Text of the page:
Two recent court rulings in the United States allowing border guards to examine the contents of electronic devices such as laptops without a warrant could be a concern for Canadian lawyers when they travel across the border, say lawyers.
"The issue is whether or not a lawyer travelling into the United States would be subject to a search of their laptop and for that matter their BlackBerry as well," says Lou Brzezinski, chairman of the e-commerce group at Blaney McMurtry LLP. "Both of them are devices which contain information of a confidential nature and much of the e-mail could be solicitor-client privileged."
Brzezinski says there are two questions that arise with this issue. The first is, can Canadian lawyers do anything about it, and the second is, if they can, what are the realistic solutions?
"The first issue is, no, we can't do anything about this. This is U.S.-made law, which has been held in three cases now to be constitutional and permitted, and effectively what they've said is that the constitutional freedom of being secure from an unreasonable search without a warrant does not apply when you are entering a U.S. border," he says.
He adds that border guards have historically been permitted to search the possessions of parties coming into the U.S.
"What they have done is they have just essentially extended that search prerogative to the contents of a laptop computer and they don't distinguish between a laptop computer and a suitcase - as far as the courts are concerned, it's the same thing".
Brzezinski notes, however, that in the two recent cases, U.S. v. Romm and U.S. v. Ickes, the border guards had compelling reasons to believe that there was illegal material on the computers.
According to the judgment in Romm: "In sum, we hold first that the ICE's forensic analysis of Romm's laptop was permissible without probable cause or a warrant under the border search doctrine."
The Ickes decision noted that "Ickes claims that our ruling is sweeping. He warns that 'any person carrying a laptop computer . . . on an international flight would be subject to a search of the files on the computer hard drive.' This prediction seems far-fetched. Customs agents have neither the time nor the resources to search the contents of every computer."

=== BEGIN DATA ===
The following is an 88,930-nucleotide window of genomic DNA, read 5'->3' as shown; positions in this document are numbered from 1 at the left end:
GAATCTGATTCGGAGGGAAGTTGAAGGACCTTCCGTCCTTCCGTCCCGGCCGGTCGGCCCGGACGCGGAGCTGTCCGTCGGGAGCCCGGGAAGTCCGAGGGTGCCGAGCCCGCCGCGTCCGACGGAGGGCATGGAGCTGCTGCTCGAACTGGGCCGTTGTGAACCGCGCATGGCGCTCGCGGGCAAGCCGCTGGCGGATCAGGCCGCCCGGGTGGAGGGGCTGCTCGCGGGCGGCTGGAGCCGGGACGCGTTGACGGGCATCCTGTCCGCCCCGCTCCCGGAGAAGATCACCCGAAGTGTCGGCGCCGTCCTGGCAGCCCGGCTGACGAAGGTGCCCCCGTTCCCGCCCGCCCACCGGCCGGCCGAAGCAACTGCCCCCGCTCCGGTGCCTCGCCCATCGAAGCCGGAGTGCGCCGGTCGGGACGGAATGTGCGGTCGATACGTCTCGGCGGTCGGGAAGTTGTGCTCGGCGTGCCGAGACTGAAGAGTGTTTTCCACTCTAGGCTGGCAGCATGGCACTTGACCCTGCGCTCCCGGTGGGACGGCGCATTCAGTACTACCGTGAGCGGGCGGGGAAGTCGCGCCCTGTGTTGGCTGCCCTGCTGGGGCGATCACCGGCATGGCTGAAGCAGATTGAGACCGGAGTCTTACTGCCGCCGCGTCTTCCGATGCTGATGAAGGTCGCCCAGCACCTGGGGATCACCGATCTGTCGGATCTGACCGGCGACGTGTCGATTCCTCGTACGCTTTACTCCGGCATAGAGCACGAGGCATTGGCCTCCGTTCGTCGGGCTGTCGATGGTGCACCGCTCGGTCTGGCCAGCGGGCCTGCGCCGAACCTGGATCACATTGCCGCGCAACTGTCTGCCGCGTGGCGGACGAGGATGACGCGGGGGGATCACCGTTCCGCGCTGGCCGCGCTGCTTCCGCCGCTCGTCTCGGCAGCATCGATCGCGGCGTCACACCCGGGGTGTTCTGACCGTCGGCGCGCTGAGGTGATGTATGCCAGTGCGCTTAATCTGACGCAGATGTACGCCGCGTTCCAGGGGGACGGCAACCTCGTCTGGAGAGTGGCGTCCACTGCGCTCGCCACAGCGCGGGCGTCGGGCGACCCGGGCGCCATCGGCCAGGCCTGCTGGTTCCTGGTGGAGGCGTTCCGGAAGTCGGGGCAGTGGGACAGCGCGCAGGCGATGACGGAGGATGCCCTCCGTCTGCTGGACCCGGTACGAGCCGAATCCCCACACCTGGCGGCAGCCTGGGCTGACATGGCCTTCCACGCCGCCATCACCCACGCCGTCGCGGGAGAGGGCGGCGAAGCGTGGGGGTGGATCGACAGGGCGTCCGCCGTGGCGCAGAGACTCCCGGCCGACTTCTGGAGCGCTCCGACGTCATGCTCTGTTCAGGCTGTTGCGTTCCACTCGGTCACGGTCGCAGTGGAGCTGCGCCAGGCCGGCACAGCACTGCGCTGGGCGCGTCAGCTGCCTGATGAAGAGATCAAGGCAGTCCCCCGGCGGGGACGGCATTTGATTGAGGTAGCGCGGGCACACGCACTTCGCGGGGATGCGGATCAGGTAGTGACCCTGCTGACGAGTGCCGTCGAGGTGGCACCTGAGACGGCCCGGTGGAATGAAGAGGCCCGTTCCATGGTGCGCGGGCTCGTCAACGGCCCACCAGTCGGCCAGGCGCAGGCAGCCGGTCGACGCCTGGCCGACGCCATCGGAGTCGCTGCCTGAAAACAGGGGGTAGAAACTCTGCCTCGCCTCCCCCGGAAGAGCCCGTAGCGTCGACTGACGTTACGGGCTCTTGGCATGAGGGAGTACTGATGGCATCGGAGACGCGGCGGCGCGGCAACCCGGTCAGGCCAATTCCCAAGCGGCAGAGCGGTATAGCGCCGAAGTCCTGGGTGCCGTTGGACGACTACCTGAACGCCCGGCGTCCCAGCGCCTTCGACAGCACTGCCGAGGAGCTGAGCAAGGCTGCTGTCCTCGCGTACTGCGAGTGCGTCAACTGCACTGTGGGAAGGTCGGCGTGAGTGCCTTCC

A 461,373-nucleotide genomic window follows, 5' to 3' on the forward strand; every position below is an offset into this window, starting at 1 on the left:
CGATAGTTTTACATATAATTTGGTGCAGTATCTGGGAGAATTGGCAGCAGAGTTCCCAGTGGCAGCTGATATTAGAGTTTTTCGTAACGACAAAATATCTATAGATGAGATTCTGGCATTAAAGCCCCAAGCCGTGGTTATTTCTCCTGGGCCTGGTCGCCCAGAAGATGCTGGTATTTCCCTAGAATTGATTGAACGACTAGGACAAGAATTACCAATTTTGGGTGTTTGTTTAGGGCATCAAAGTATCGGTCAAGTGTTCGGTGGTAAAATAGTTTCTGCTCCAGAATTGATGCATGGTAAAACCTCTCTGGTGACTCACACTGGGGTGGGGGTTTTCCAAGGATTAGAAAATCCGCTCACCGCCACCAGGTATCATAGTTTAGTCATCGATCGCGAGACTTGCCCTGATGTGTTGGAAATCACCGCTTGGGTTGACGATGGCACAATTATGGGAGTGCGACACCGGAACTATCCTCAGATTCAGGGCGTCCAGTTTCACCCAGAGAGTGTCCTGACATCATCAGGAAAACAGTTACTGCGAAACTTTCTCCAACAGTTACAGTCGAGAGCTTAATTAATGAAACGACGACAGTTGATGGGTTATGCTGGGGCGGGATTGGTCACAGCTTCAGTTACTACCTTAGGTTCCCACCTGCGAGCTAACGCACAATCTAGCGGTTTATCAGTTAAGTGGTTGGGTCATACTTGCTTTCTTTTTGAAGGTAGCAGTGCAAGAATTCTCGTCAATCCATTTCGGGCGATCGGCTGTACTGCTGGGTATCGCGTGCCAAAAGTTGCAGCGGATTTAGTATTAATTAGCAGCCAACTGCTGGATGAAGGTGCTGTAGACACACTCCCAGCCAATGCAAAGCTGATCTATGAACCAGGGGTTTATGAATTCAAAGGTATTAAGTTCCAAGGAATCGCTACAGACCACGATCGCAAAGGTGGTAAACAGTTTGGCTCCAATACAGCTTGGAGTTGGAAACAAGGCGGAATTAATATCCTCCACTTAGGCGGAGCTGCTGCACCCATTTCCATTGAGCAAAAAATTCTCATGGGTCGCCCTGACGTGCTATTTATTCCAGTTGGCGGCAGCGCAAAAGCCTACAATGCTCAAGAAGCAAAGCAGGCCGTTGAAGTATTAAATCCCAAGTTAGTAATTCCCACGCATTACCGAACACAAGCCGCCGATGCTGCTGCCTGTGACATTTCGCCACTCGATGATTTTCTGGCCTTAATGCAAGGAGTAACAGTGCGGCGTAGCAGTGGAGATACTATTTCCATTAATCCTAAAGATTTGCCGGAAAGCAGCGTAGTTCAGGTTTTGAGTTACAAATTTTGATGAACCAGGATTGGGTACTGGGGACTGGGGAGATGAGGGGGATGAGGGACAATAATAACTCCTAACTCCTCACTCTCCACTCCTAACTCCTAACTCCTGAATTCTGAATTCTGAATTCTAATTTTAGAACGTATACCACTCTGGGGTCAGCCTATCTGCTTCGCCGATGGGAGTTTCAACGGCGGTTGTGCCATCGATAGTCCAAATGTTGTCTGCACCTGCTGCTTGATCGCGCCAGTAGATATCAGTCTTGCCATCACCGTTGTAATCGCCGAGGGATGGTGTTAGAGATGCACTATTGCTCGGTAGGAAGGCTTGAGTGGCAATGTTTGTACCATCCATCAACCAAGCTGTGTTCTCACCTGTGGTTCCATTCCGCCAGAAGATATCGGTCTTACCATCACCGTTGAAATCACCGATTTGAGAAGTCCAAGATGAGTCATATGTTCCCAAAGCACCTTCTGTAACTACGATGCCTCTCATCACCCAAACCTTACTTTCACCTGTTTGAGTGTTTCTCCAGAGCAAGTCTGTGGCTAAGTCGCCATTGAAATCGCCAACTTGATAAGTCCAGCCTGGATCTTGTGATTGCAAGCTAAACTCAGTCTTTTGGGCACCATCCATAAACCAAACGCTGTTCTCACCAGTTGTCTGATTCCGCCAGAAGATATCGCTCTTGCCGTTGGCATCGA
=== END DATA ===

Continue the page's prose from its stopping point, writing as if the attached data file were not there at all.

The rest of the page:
In Ickes, border guards confiscated a computer and about 75 disks containing child pornography from John Woodward Ickes Jr.'s van after he crossed the U.S.-Canada border. In 2003, he was convicted of transporting child pornography.
"Practically speaking, 99.9 per cent of people going into the United States with a laptop, if they're searched, they will just open it up and close it. Rarely or doubtfully will there be the search of a lawyer's laptop," says Brzezinski.
He adds, however, that the rulings are something that Canadian lawyers will have to keep in mind from now on.
According to Brzezinski, at a recent meeting of the e-commerce group at Blaney McMurtry, one proposed solution to allow Canadian lawyers to protect privileged information was to take an empty laptop across the border and use remote access.
However, as U.S. Privacy Spot blogger Chad King notes, even if you use remote servers, there are traces, such as temporary files of any Word documents that are opened, that will be on the hard drive and might be recoverable through forensic examination.
Another solution could be file encryption, but Brezezinski says, "the issue, of course is, if you go in there and the border people say, tell me what the encryption key is, or the password, and you don't give it to them, it's as if you've committed an offence right there on the spot anyway."
He adds that devices such as the BlackBerry could prove to be more problematic, because e-mails are always being delivered.
The issue came to the attention of the e-commerce group in the last couple of weeks, said Brzezinski and they felt it was something they should address and come up with a solution to.
"Everybody, really, is going to be dealing with the issue," he says.